As part of our United Nations Liason Program, the Human Impacts Institute will be participating in numerous 2011 CSW side events focusing on sustainability in the upcoming weeks. Please, join us in a community conversation about the topics being discussed: What role can we play in our communities to advocate women’s rights as human rights?
This past month has provided a wealth of inspiring and thought-provoking forums and discussions on the current sustainability challenges facing our communities, particularly those of our mothers, daughters, and sisters around the world. On Wednesday, March 2nd, the Human Impacts Institute (Hii) was privileged to participate in a powerful exchange between the new United Nations agency-UN Women-and women-leaders from communities they are attempting to reach and impact. With the assistance of the Huairou Commission, grassroots women from around the world shared their experiences and concerns with the new Director of the UN Women, Michelle Bachelet, and members of the UN Women Executive Board. Participants also expressed their vision for what UN Women will be as an agency and platform for women’s voices.
Photo: UN Women’s Michelle Bachelet hears a story of grassroots woman from Uganda
Representing diverse communities, those grassroots women who shared their stories also shared common themes, including: Women face extensive systemic and institutional impediments to their socioeconomic prosperity. Participants emphasized that women and communities across the globe are overcoming these challenges through political and economic empowerment, as well as educational campaigns. A representative from Nicaragua emphasized that women must cannot have equal rights without access to political and economic capital. She also noted that this access to capital allows women to achieve physical autonomy and say no to sexual violence and posed the question, “If women do not believe themselves free and an agent of their own body, how can they defend it?”
Participants also consistently raised the issue that grassroots women’s participation in consultative spaces is crucial to the development process. Representatives from Peru, Brasil, Papua New Guinea, and Uganda, among others, requested that UN Women help to incorporate more grassroots women into the discourse at all levels of decision-making. Additionally, several participants inquired about a fund specifically allocated for grassroots women’s efforts. According to the UN Women representatives, this role is currently filled by two funds within the UN system: the Gender Equality and Women’s Empowerment Fund, and the Fund to End Violence Against Women.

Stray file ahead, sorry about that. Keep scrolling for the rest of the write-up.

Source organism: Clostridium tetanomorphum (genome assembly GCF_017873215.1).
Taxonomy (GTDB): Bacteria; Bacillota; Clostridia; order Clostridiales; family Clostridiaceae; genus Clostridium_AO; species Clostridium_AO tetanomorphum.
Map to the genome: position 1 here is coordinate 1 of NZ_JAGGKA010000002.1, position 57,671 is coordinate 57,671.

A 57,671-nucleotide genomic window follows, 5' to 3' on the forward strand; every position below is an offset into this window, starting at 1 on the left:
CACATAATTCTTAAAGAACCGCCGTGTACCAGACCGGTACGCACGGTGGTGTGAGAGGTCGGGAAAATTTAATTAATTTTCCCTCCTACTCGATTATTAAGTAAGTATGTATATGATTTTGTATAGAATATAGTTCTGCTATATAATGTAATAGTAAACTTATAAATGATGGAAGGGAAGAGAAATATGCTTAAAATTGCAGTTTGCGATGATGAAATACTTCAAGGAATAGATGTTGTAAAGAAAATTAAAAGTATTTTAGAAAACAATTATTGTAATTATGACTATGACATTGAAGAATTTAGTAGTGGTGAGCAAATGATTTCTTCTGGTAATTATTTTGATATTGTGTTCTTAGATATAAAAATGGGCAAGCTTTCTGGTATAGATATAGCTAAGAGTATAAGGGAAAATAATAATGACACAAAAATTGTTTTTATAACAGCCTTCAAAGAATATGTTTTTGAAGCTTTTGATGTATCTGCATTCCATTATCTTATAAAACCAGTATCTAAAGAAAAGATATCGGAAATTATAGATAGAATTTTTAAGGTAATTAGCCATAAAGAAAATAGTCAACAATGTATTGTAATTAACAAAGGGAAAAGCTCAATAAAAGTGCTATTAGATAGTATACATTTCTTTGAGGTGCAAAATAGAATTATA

The questions still remains: how can we facilitate grassroots women’s access to these funds? UN Women Director Michelle Bachelet responded that UN Women can’t accomplish all the tasks of the UN System. She expressed unity with grassroots women and their expressed concerns and goals, however, she also emphasized the role of grassroots women as agents of change in their own community. Bachelet called on grassroots women to act as organizers in their community and emphasized the need for them to select leaders among their communities and regions, commenting that only so many people can come to the decision-making table.
Overall, the event provided global, grassroots women women a space to address the new UN Women agency, as well as certain country delegates and partners in the audience, as well as share their stories. However, it was evident that there is still a large, hard-to-fill gap, in addressing the participation of the grassroots in decision-making processes. Many in the crowd addressed concern that the issues shared were the same issues expressed by women ten, twenty, and thirty years ago: Women’s voices being heard is only a first step in a long process of badly needed institutional reform.
Women’s voices were heard by the governmental representatives from Nigeria to the United States. By sharing their experiences, grassroots women were directly involved in putting a previously-ignored issue on the radar. This is powerful, but there is still much more to be done.
By Emily Gilbert, 2011 Human Impacts Institute Environmental Leadership Intern